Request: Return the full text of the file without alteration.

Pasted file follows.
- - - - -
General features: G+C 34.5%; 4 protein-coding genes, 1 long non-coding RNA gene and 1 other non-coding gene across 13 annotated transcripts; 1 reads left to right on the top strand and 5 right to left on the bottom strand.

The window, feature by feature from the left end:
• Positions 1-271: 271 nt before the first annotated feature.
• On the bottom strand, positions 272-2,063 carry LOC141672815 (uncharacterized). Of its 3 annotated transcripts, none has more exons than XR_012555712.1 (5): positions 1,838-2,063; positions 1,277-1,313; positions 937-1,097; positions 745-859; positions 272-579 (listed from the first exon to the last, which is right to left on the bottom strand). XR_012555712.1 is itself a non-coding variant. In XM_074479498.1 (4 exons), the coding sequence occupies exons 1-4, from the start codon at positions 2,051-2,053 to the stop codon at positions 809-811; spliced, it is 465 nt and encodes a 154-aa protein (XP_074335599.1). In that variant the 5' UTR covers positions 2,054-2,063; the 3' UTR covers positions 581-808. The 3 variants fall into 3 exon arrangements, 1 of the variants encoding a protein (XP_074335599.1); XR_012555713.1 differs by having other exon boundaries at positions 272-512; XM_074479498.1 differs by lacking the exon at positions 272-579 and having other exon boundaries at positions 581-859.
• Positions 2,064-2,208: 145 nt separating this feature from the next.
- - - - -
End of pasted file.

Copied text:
General features: G+C 34.5%; 4 protein-coding genes, 1 long non-coding RNA gene and 1 other non-coding gene across 13 annotated transcripts; 1 reads left to right on the top strand and 5 right to left on the bottom strand.

The window, feature by feature from the left end:
• Positions 1-271: 271 nt before the first annotated feature.
• On the bottom strand, positions 272-2,063 carry LOC141672815 (uncharacterized). Of its 3 annotated transcripts, none has more exons than XR_012555712.1 (5): positions 1,838-2,063; positions 1,277-1,313; positions 937-1,097; positions 745-859; positions 272-579 (listed from the first exon to the last, which is right to left on the bottom strand). XR_012555712.1 is itself a non-coding variant. In XM_074479498.1 (4 exons), the coding sequence occupies exons 1-4, from the start codon at positions 2,051-2,053 to the stop codon at positions 809-811; spliced, it is 465 nt and encodes a 154-aa protein (XP_074335599.1). In that variant the 5' UTR covers positions 2,054-2,063; the 3' UTR covers positions 581-808. The 3 variants fall into 3 exon arrangements, 1 of the variants encoding a protein (XP_074335599.1); XR_012555713.1 differs by having other exon boundaries at positions 272-512; XM_074479498.1 differs by lacking the exon at positions 272-579 and having other exon boundaries at positions 581-859.
• Positions 2,064-2,208: 145 nt separating this feature from the next.